Miller time: Baliles to head Miller Center

The scores of politically savvy septuagenarians expected to hear a speech by a D.C.-based Chicago Tribune journalist at a typical Miller Center forum, but overnight ice quashed her trip. So the bonus portion of the December 16 event became the main event: the announcement that Gerald Baliles is coming to Charlottesville to head that prestigious center for public affairs.

"You are the guy," Bill Wood exclaimed to the former governor after Baliles was introduced as the new head of UVA's think tank on presidents and policies.

"He's the right person for this job," said Wood, a former director of UVA's Sorenson Institute–"everything from fundraising to the way he's regarded by everyone in the state, Democrat and Republican."

Indeed, it was a bipartisan morning, as UVA president John Casteen, who served under Democrat Chuck Robb as the state's education secretary, placed Baliles among Virginia's top three modern-day governors with the "most profound impact," along with Mills Godwin and John Dalton.

Casteen also noted that Baliles becomes the second governor to take a leadership role at the University. (The first was Colgate Darden, who was president from 1947 to 1958.)

Baliles succeeds Philip Zelikow, who resigned in February after helming the 9/11 Commission to take the position of senior advisor to Condoleezza Rice.

Casteen noted that Baliles' governorship was known for trade missions and transportation improvements, and that in his post-gubernatorial years he helped pave the way for the "charter" legislation that may soon emancipate the University from pesky state regulations.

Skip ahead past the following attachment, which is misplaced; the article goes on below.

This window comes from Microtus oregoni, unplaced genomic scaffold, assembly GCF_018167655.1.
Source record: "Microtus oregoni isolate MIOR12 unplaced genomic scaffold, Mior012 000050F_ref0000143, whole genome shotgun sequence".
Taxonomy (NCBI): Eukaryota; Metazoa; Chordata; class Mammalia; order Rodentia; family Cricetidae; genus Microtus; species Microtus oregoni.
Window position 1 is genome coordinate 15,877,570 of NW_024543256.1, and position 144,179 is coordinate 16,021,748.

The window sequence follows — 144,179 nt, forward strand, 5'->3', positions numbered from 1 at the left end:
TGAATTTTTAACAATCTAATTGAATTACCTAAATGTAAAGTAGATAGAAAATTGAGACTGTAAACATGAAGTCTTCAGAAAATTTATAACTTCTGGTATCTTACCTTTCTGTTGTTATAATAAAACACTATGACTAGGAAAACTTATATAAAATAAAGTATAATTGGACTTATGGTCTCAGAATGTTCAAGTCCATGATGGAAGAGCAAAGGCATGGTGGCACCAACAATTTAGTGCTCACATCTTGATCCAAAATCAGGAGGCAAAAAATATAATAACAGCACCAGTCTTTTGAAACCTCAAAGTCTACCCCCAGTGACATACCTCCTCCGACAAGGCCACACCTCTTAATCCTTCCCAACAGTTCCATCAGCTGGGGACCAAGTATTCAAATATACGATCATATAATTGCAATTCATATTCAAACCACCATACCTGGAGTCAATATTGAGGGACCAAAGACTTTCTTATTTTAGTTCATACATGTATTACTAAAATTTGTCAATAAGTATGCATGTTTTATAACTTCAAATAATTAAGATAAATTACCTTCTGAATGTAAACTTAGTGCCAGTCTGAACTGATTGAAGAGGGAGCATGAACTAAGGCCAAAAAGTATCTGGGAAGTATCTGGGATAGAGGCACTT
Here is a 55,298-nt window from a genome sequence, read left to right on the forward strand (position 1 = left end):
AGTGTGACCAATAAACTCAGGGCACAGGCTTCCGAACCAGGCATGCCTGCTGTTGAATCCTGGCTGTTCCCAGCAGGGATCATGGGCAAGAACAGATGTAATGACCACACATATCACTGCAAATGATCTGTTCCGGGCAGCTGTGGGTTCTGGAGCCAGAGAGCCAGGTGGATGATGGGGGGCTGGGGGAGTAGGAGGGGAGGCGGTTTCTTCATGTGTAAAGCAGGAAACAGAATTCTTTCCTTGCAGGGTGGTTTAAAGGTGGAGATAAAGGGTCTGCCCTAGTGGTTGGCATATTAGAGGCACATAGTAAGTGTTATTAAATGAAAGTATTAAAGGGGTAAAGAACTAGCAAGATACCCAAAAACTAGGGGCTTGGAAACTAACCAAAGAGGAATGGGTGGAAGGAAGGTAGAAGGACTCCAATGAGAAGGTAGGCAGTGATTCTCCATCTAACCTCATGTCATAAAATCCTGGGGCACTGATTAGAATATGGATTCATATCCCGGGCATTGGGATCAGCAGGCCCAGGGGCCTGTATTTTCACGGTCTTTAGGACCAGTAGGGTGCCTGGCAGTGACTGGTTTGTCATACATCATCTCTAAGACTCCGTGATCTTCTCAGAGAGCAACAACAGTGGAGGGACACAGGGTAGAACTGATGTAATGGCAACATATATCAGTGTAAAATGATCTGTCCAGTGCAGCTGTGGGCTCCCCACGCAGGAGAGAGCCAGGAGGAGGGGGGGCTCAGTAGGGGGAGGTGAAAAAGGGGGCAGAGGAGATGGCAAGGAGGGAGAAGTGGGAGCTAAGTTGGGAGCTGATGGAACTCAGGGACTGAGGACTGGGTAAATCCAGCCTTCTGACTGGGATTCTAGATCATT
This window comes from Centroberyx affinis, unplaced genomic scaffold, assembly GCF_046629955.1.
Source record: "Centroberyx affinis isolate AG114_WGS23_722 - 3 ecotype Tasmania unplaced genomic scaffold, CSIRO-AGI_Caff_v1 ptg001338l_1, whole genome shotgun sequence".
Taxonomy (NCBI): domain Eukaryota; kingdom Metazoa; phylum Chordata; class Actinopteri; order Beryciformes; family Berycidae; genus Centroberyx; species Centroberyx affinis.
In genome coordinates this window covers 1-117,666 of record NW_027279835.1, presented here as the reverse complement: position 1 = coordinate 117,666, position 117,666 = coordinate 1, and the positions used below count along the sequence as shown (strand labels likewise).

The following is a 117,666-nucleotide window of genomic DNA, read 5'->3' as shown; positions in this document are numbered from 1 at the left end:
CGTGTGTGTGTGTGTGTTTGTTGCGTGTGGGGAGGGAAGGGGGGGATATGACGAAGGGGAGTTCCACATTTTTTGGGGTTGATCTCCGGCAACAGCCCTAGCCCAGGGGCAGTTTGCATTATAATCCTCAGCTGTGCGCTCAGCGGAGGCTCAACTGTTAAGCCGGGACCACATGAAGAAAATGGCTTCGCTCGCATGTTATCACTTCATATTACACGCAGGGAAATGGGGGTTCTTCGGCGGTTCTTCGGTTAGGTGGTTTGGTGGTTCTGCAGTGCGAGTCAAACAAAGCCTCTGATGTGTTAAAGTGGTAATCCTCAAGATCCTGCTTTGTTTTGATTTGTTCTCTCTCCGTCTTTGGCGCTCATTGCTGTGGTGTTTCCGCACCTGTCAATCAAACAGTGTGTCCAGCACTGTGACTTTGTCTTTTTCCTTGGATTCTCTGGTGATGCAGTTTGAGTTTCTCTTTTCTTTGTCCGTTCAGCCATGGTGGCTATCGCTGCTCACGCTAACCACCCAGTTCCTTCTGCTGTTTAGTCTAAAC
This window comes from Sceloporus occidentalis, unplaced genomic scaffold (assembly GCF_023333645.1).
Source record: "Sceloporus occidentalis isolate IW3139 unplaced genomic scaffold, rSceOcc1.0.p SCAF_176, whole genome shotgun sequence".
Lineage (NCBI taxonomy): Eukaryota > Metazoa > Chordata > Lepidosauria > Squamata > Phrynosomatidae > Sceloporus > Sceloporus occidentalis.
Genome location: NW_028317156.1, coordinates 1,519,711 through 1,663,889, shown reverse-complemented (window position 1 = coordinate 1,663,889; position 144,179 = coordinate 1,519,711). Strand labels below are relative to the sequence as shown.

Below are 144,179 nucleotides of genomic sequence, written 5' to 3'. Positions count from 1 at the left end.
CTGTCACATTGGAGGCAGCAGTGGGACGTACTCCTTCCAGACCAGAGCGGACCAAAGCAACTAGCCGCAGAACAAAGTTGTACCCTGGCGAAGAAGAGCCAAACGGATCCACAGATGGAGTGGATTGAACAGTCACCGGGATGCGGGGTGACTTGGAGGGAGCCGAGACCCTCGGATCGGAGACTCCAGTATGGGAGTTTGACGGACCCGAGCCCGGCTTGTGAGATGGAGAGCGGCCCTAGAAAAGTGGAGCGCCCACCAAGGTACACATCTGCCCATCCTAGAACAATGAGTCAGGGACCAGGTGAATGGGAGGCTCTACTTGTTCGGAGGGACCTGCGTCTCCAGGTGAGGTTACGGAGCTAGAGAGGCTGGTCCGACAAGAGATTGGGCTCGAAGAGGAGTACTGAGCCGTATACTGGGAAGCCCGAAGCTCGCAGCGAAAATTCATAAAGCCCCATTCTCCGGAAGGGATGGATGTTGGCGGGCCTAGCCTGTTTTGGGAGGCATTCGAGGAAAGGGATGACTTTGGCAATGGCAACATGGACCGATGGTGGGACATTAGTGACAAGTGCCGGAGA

"I'm bullish on what will happen as a result of his coming," said Casteen.

Baliles might want to get bullish on the stock market, as he told a reporter that he plans to move to Charlottesville from Richmond, where houses are less expensive per square foot.

UVA officials say Baliles will retire from the Richmond-based law firm of Hunton & Williams at the end of March and join the University on April 1.

Baliles, hoping to bridge the worlds of academia and public policy, calls the Miller Center a place of "ambitious initiatives and patient scholarship."

He'll soon be working with the likes of Timothy Naftali, who attended the press conference. Ostensibly the head of the Miller Center's acclaimed presidential recordings project, Naftali is also a terrorism expert whose essays are well-written enough to appear on Salon, a pre-eminent online magazine. He's working on a book about the Cold War as seen through Nikita Khrushchev's eyes.

"My favorite governor was Linwood Holton," says Naftali, "until I met Governor Baliles."

The late '80s governor is back in style.